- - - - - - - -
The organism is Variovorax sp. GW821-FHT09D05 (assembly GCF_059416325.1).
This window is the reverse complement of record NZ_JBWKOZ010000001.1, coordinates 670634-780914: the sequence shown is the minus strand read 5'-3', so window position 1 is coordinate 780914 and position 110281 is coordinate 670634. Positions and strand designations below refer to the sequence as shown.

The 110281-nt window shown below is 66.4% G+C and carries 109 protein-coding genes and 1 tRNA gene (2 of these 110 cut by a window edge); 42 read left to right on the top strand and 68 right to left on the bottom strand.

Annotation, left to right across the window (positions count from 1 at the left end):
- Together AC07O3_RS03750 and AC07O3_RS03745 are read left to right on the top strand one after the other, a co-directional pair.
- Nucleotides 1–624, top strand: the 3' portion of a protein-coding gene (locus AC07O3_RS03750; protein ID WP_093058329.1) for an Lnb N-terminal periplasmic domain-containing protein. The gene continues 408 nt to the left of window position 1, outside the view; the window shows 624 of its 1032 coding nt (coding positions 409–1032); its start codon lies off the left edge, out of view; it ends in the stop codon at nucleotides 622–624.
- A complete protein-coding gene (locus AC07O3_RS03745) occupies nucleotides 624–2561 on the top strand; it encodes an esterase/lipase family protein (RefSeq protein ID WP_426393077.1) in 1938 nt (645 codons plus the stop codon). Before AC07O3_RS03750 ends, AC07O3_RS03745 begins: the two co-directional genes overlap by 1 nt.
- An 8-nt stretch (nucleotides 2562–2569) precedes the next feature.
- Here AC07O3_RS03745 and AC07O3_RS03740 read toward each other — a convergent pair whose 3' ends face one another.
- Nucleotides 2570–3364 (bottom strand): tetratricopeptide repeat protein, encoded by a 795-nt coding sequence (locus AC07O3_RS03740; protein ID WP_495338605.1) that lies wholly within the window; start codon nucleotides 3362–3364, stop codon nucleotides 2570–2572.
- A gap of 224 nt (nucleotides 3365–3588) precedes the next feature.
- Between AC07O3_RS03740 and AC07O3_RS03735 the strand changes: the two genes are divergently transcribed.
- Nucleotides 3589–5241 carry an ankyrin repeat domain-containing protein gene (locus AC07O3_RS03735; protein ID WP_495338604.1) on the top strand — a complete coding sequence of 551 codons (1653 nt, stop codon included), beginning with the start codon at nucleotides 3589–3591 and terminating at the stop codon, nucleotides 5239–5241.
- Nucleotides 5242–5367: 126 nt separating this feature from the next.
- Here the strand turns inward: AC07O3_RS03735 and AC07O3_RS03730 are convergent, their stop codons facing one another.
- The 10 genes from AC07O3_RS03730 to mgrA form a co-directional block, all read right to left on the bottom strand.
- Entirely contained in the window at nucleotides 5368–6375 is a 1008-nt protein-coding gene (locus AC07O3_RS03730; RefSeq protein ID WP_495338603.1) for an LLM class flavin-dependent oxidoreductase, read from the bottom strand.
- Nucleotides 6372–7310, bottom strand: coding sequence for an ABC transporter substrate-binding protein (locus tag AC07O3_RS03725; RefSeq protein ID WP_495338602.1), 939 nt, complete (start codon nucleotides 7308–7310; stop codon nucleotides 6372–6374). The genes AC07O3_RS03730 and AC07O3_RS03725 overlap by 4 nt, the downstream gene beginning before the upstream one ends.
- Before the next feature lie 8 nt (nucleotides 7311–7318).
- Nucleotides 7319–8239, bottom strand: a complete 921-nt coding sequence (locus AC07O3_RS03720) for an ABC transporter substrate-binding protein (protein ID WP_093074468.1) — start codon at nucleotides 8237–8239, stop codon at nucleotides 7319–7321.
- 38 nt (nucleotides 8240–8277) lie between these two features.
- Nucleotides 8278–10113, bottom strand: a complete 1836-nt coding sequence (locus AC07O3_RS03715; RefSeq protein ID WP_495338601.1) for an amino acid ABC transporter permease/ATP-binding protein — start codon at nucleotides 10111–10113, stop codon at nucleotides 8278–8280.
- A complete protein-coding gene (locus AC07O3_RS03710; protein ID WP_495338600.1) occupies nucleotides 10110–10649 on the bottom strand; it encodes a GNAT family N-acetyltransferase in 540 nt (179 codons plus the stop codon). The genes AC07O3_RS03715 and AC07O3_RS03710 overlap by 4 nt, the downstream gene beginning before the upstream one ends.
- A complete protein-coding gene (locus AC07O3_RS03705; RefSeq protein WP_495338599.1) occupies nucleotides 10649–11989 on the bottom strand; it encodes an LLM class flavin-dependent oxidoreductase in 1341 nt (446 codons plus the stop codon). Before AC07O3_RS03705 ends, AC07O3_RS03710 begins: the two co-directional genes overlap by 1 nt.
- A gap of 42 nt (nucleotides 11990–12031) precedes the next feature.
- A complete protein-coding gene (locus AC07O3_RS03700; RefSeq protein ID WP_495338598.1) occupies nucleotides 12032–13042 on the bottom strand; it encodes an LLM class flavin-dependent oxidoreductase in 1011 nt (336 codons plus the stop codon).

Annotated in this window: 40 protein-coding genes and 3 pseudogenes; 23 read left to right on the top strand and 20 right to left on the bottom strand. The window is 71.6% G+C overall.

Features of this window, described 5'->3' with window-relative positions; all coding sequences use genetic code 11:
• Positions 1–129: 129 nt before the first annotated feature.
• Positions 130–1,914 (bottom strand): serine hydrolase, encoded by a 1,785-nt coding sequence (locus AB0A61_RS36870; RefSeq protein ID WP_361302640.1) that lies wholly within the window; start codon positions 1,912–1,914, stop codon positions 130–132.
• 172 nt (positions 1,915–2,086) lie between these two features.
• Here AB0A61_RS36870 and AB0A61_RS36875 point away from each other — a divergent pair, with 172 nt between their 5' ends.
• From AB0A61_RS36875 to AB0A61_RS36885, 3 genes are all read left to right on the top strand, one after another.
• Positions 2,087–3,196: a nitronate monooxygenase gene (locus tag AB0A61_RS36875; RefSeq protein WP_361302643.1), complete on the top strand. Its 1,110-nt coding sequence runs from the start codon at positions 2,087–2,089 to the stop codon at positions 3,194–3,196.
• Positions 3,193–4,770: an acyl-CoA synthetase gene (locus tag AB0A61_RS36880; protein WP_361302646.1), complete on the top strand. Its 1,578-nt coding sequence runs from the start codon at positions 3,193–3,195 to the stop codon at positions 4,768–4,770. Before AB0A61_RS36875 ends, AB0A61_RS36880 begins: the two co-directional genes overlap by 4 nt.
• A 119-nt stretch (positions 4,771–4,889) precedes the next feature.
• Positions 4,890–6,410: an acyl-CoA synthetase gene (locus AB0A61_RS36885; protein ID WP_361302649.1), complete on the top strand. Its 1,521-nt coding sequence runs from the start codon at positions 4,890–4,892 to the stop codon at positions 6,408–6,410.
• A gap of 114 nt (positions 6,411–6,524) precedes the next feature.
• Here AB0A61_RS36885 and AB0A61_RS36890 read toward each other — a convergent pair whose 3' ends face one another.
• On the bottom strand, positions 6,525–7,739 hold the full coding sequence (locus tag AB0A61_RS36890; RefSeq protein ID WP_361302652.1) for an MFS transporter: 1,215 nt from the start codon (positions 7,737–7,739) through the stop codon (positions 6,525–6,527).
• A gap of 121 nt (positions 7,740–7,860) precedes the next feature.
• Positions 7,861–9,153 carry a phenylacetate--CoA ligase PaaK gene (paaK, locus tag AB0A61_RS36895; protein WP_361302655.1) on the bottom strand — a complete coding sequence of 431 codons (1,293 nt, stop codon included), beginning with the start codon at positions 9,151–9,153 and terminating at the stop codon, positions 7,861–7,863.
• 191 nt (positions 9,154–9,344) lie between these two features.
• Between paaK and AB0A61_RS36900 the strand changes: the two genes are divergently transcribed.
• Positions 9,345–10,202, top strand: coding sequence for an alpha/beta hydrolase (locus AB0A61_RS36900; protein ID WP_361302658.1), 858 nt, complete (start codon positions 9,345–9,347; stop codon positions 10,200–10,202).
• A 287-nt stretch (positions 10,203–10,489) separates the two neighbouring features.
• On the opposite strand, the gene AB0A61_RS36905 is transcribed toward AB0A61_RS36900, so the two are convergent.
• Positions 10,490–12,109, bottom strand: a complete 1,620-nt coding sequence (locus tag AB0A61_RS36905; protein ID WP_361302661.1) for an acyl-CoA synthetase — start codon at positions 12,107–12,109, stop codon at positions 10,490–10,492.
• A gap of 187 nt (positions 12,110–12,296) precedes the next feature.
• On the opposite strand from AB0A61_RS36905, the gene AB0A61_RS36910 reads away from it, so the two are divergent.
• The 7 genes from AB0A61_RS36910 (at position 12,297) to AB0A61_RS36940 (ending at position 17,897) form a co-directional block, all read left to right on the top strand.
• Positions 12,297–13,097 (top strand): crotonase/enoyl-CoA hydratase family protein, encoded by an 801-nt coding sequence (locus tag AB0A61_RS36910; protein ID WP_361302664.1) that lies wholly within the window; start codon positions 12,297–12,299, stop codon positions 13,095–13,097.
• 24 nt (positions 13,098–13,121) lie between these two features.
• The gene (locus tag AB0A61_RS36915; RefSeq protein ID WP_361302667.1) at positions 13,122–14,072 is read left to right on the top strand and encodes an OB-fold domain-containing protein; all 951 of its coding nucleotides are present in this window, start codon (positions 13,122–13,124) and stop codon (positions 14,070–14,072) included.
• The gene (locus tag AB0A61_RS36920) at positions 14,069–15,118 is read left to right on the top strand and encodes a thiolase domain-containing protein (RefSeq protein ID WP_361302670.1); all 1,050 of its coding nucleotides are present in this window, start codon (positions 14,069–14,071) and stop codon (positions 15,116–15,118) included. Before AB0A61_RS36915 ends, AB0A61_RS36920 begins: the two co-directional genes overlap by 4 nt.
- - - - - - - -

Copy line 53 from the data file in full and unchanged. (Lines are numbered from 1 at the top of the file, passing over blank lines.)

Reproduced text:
• 24 nt (positions 13,098–13,121) lie between these two features.